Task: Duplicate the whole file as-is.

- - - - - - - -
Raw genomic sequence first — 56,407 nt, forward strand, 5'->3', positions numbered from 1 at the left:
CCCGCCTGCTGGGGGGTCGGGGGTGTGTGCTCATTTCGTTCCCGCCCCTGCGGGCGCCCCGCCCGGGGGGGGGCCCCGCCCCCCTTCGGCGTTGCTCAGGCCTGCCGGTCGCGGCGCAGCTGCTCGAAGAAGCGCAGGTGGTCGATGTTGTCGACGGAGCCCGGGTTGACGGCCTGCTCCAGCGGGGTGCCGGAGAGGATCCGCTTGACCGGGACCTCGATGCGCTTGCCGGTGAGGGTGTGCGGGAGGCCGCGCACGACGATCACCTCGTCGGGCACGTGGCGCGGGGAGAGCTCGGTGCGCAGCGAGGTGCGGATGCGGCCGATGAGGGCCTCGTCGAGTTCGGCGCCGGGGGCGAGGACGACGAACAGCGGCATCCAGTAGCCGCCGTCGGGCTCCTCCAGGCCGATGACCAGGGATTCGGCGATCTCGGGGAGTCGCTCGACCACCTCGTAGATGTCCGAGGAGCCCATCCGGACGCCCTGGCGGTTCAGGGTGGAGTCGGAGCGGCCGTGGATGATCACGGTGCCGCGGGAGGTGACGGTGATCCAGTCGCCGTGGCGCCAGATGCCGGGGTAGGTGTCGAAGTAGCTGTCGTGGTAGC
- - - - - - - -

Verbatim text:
Raw genomic sequence first — 56,407 nt, forward strand, 5'->3', positions numbered from 1 at the left:
CCCGCCTGCTGGGGGGTCGGGGGTGTGTGCTCATTTCGTTCCCGCCCCTGCGGGCGCCCCGCCCGGGGGGGGGCCCCGCCCCCCTTCGGCGTTGCTCAGGCCTGCCGGTCGCGGCGCAGCTGCTCGAAGAAGCGCAGGTGGTCGATGTTGTCGACGGAGCCCGGGTTGACGGCCTGCTCCAGCGGGGTGCCGGAGAGGATCCGCTTGACCGGGACCTCGATGCGCTTGCCGGTGAGGGTGTGCGGGAGGCCGCGCACGACGATCACCTCGTCGGGCACGTGGCGCGGGGAGAGCTCGGTGCGCAGCGAGGTGCGGATGCGGCCGATGAGGGCCTCGTCGAGTTCGGCGCCGGGGGCGAGGACGACGAACAGCGGCATCCAGTAGCCGCCGTCGGGCTCCTCCAGGCCGATGACCAGGGATTCGGCGATCTCGGGGAGTCGCTCGACCACCTCGTAGATGTCCGAGGAGCCCATCCGGACGCCCTGGCGGTTCAGGGTGGAGTCGGAGCGGCCGTGGATGATCACGGTGCCGCGGGAGGTGACGGTGATCCAGTCGCCGTGGCGCCAGATGCCGGGGTAGGTGTCGAAGTAGCTGTCGTGGTAGC